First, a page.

Island Entrepreneurs – Workbelt
by Hilary Schofield
Delving into the inspiration, influence and individuals behind some of Hobart’s happening businesses with a social bent.
Artisan leather worker and slow fashion advocate El Noskcaj started her business Workbelt 5 years ago. In that time Workbelt has morphed from market stall, to atelier-shop front, and now online and B2B. El is constantly tweaking her products to make the most of sustainable sourcing, market demand and her ethical approach to running a micro business.
How did you start? I consciously wanted to make a change to my career when I was sick with chronic fatigue and had to step back from society. I knew I liked sewing, but I was soon frustrated with ironing, washing and intricate details. I treated myself to some leather and I loved the quality. Leather is such a luxury to work with.
Do you have a business plan? No I do not…even though I used to teach business studies! My business plan would have looked different to reality very quickly. My approach has been constant evolution through trial and error.
How has Workbelt evolved? Over time I’ve put much more thought into sourcing ethical leather and maximising efficiency. In the early days, I used to look for inexpensive leather, then I would notice scars and signs of animal mistreatment, so I decided to only use skins that were the by-product of the meat industry. I now source most of my leather from Italy, where animals are typically in small herds and well cared for. My supplier is an Australian business, because I want to support local, and they are big enough to have a code of ethics and supply chain accountability to protect workers and animals.
What about Australian leather? I would like to be able to source locally tanned leather, and I do if I can. I was once able to use some very local skins after I connected with the wife of the late wildlife biologist Irynej Skira. During his career in wildlife conservation he built a collection of feral animal skins from remote places including Macquarie Island – they were a privilege to use.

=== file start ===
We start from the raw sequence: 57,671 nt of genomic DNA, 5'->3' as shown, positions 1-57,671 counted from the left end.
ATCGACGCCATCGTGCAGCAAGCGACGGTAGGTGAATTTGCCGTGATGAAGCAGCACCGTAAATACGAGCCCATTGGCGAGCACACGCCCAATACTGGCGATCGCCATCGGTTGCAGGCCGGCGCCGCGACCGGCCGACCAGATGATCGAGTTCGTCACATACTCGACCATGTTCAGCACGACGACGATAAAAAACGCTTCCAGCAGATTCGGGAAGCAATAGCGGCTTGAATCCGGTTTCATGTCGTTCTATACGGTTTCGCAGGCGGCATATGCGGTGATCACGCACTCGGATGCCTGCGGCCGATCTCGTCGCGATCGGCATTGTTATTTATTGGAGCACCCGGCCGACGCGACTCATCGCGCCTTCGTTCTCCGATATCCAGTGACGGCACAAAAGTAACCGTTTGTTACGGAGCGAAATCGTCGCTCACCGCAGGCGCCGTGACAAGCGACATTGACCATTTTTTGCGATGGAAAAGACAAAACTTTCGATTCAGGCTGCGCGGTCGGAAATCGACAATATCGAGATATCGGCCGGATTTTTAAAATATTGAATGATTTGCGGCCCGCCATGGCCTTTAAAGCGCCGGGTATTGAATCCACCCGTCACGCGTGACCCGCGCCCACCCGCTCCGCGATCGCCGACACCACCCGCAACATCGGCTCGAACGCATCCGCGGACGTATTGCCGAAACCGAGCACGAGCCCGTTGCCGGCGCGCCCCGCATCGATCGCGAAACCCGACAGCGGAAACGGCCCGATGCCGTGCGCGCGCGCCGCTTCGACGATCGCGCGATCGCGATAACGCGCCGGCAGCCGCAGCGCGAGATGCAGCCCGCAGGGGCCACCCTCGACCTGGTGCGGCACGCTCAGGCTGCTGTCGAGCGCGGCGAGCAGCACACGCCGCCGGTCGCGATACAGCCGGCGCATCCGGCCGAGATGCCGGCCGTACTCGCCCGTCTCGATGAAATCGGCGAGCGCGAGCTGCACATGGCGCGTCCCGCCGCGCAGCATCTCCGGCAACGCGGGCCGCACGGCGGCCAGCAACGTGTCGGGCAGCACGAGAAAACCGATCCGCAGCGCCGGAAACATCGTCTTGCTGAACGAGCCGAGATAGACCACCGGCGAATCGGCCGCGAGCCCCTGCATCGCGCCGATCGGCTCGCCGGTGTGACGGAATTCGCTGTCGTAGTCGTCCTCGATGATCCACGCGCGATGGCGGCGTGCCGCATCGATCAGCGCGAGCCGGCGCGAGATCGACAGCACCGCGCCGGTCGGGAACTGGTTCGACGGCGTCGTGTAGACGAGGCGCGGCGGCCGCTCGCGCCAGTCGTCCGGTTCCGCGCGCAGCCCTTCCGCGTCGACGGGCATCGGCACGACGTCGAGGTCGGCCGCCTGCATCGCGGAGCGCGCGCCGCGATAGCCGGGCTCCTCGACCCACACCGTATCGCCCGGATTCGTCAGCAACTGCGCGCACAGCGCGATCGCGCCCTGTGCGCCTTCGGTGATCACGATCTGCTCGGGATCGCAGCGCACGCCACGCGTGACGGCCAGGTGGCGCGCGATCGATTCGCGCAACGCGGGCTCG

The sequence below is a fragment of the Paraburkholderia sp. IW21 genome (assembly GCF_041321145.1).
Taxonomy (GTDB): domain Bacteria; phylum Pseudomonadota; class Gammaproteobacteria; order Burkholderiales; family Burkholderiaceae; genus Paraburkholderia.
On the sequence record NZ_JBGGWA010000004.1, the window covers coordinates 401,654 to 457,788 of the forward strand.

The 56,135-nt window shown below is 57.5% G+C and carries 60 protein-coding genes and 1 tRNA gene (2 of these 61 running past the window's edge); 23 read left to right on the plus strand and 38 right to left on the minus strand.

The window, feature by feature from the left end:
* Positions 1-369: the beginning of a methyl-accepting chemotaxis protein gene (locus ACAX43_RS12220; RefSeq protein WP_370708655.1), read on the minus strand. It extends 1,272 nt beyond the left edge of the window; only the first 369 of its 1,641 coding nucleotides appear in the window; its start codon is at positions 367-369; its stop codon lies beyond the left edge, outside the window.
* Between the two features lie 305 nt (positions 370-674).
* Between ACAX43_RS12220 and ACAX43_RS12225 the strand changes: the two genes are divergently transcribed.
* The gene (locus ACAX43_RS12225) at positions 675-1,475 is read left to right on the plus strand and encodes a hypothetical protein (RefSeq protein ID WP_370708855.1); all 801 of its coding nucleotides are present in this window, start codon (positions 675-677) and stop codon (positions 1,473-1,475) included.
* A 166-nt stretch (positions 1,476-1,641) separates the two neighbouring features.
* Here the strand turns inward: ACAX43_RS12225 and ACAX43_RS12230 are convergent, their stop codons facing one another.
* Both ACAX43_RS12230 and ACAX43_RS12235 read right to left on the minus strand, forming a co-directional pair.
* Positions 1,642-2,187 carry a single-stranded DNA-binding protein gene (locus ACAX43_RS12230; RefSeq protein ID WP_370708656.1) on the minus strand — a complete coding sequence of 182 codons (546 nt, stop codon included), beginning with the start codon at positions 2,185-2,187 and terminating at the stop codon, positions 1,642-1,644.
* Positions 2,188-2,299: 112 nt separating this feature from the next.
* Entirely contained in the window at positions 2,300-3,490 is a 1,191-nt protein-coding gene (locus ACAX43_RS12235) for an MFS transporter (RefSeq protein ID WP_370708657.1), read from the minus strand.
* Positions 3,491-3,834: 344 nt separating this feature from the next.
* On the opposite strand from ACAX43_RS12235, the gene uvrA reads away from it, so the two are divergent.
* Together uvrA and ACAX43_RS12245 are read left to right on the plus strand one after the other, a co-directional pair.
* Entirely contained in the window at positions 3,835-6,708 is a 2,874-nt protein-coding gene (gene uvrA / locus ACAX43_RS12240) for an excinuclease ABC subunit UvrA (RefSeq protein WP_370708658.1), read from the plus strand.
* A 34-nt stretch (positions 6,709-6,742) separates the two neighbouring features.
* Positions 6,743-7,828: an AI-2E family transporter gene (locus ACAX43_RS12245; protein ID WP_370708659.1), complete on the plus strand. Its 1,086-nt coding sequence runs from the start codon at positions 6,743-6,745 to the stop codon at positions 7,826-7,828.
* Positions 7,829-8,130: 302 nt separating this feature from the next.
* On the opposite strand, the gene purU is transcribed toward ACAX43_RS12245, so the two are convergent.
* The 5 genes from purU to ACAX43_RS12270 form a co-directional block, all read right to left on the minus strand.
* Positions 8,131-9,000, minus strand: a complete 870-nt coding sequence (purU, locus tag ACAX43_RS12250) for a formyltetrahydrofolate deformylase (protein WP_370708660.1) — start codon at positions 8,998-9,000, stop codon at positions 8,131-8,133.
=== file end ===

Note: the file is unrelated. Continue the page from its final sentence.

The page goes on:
Has COVID-19 changed the way you work? Yes, I have streamlined my styles and process. Initially was a panicky time, because who knew what was going to happen? But organisations like Brand Tasmania have really got on board with supporting local, and there was a massive shift towards Tasmanian made. I built a whole new website, starting again and investing in photography. I was forced to do things that I had put off! COVID gave me breathing space and people have become very comfortable with online shopping – that’s been a huge positive, #madeintasmania has become really important – also platforms like ‘Have & Hold Tasmania’.
Tell us about your zero-waste work? I realised I was accumulating a lot of offcuts and I didn’t want to put them in the bin, so I started mosaicing the leather together to create one off bags. People have loved the Zero Waste Collection because it’s wearable art, each piece is unique and has a story – it’s sustainable and ethical but also a beautiful original piece.
What’s next for Workbelt? I love doing small batches of bespoke products for local businesses. I recently made leather aprons for Stillwater in Launceston, personally delivering the aprons was a highlight! We have so many wonderful hospitality, wine industry and floristry businesses in Tasmania, I’d like to have a whole apron range named after those businesses so we can promote each other. I feel very special sitting in a place like Clover Hill Winery and seeing my leather aprons in action.
What type of entrepreneur are you? I’m not sure I am an entrepreneur because I’m not profit driven! I can see lots of ways to make my business more profitable, but it would require me to step away from the part I like the most…the making.
How important is living in Hobart? Well, it allows you to have a wonderful lifestyle on a modest income. There wouldn’t be many places in the world where a Maker could have such a lovely life. I feel really connected with my community, the Photographer I work with lives around the corner, our photo shoots are in local places with local people and I feel really proud of where I live.
What advice would you like to give to yourself five years ago? Be kind to yourself – don’t be overwhelmed by advice, keep trusting what feels good and what you’re ready for.